Editorial: Flawed patient survey will cost practices dear

GP income is under assault from all sides. Figures released last week showed GMS and PMS GP income was down 2.6 per cent and 1.5 per cent respectively in 2006/7.

Results for 2007/8 are likely to show an even greater drop as the pay freeze really takes hold.

If this was not bad enough, some practices stand to lose thousands in QOF pay because of this year's heavily criticised patient survey.

GPs are working harder than ever, yet the DoH seems intent on cutting their pay, rather than rewarding their achievements.

Practices in England will have received details of how they fared under this year's survey. The figures will not be publicly available until June, but the early indication is that, while the survey will reveal high satisfaction with access, some GPs will not be paid for achieving this.

The problem appears to stem from a lack of response. In Scotland, where the results have been published, this has had a devastating impact on some practices.

One practice in Lanarkshire could lose nearly £16,000 because of the views of just 51 patients (0.28 per cent of the practice's list). Meanwhile, GPs who achieved near-perfect scores in previous practice-based surveys will see their income cut because of few responses to the postal questionnaire.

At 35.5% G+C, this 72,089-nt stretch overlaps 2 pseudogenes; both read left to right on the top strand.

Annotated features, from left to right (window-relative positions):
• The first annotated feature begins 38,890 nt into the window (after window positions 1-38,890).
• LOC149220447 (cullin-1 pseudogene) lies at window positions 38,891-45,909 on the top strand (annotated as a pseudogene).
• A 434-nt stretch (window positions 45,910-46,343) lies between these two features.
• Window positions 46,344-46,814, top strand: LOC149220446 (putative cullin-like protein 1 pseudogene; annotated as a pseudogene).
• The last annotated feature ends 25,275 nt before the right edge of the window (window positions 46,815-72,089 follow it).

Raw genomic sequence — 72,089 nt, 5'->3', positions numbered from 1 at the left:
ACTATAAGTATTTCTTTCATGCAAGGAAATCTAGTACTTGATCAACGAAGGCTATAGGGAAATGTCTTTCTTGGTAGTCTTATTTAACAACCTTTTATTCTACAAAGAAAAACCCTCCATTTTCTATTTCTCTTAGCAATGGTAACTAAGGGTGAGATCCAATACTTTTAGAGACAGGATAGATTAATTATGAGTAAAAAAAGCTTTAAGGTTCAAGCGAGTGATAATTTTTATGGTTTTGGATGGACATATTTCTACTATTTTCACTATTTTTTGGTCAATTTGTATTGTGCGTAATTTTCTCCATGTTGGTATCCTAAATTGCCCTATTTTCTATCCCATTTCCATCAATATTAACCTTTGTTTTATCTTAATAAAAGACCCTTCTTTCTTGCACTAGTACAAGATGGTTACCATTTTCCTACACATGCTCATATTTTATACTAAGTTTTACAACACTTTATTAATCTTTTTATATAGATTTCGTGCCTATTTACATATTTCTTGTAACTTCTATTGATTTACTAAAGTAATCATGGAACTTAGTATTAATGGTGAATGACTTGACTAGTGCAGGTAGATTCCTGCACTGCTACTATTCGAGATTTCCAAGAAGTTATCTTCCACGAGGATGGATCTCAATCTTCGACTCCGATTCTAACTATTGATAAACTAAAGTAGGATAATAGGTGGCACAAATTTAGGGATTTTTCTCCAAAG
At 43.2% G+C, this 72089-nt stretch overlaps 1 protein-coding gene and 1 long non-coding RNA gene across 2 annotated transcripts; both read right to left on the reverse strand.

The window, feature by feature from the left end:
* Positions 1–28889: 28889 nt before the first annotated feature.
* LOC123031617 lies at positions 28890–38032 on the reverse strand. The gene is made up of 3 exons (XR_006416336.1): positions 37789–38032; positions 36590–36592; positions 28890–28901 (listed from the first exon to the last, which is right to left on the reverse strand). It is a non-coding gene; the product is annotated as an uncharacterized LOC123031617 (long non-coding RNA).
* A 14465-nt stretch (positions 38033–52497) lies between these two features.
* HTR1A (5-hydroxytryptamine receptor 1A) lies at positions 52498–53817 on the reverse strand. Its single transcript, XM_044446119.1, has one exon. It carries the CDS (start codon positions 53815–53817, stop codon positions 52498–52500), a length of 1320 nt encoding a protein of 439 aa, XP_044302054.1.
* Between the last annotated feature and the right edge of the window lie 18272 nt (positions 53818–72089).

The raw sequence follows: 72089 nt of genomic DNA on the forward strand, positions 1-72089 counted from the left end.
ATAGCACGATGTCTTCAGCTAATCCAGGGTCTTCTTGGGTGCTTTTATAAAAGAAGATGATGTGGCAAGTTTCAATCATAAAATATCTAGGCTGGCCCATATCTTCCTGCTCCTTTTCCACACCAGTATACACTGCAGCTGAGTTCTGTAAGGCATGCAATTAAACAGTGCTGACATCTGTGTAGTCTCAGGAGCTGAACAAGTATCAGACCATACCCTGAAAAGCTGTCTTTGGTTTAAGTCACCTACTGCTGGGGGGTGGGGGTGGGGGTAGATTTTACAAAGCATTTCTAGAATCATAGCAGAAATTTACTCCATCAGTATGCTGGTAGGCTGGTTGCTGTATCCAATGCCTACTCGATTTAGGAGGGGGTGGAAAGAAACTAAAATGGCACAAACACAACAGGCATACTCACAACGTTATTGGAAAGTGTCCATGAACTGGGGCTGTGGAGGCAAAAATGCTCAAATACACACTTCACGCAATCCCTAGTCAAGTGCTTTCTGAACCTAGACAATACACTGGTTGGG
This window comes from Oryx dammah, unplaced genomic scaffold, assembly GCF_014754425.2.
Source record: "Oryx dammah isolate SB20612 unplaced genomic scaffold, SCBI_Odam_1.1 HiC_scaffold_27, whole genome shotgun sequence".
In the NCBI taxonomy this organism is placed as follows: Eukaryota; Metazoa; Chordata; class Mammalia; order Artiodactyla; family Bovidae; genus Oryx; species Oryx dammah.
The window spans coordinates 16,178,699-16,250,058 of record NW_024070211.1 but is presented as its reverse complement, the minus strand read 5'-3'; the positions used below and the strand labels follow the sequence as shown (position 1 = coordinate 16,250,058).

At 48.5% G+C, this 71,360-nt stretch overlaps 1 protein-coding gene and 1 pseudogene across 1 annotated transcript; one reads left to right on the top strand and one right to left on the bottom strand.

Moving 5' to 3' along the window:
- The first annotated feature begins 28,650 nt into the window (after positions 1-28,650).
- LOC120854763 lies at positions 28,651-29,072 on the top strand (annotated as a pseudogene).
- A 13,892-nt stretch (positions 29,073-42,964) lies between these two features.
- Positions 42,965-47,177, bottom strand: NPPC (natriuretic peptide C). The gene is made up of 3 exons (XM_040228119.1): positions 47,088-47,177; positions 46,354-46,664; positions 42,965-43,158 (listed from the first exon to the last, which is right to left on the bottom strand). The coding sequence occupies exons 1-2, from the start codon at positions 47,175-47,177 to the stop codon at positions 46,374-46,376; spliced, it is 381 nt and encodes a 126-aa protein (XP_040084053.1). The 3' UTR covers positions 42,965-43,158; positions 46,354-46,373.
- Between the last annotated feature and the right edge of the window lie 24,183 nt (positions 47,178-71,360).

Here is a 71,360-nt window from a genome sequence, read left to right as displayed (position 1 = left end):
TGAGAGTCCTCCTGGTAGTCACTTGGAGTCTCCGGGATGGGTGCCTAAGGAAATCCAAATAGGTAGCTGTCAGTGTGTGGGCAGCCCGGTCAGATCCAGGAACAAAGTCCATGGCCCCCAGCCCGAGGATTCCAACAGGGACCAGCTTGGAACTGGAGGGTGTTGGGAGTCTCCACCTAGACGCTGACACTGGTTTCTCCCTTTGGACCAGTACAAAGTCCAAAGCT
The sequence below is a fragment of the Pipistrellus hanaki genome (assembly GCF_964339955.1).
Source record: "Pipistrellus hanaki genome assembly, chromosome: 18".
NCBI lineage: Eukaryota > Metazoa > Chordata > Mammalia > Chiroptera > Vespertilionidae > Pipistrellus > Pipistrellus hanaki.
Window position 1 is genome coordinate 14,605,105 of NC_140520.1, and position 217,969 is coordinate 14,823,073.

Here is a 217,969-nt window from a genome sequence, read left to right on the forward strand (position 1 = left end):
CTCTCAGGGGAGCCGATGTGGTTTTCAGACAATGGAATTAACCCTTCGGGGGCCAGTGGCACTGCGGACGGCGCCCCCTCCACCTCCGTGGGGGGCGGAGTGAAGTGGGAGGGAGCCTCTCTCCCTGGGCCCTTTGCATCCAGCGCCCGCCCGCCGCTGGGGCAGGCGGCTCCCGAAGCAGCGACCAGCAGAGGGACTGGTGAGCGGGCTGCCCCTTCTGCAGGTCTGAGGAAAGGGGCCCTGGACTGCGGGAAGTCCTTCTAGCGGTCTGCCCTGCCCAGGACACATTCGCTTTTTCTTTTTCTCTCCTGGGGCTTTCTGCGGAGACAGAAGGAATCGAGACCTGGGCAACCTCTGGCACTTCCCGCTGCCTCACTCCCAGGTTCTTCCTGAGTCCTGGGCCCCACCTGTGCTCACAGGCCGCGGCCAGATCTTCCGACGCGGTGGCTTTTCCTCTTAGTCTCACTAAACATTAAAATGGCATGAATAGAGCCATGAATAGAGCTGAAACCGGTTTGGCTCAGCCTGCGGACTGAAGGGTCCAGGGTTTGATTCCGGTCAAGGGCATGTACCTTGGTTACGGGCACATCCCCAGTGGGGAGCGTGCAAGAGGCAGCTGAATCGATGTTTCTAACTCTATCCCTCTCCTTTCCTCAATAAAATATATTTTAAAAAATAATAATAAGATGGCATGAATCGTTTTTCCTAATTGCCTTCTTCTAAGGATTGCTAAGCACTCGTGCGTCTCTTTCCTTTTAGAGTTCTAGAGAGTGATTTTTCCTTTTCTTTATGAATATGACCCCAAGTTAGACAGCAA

For GPs in England and Northern Ireland, response levels are likely to be even worse because the access questions are part of a much longer survey.

For some practices, to have their pay based on such statistically insignificant results is ridiculous - particularly when, in most cases, it is likely that the majority of patients are happy with access.

It is also grossly unfair if any practice loses out because of a poorly designed, or overly complicated survey that not enough patients wanted to complete. This is hardly the practices' fault, but they face being penalised.

Time and again GPs have met and outperformed on targets (including access), consistently delivering high quality care. Yet they see a drop in income. This is not right, and it is hard to imagine such a situation occurring in any other profession.

More opinion online

Read more opinion from the GP editorial team in the editor's blog at www.healthcarerepublic.com/blogs. This is what the team had to say this week

  • "GP income figures reveal division Take one look at the latest income figures for general practice and it's easy to see why the government is so confident in its manipulation of the profession."
  • "MPs' expense scandal rumbles on Health minister Ben Bradshaw has blogged about his views on the scandal. It's interesting to read his argument, because the unfairness of tarnishing the many with the sins of the few appears to have bothered him little in the past when it came to GPs."

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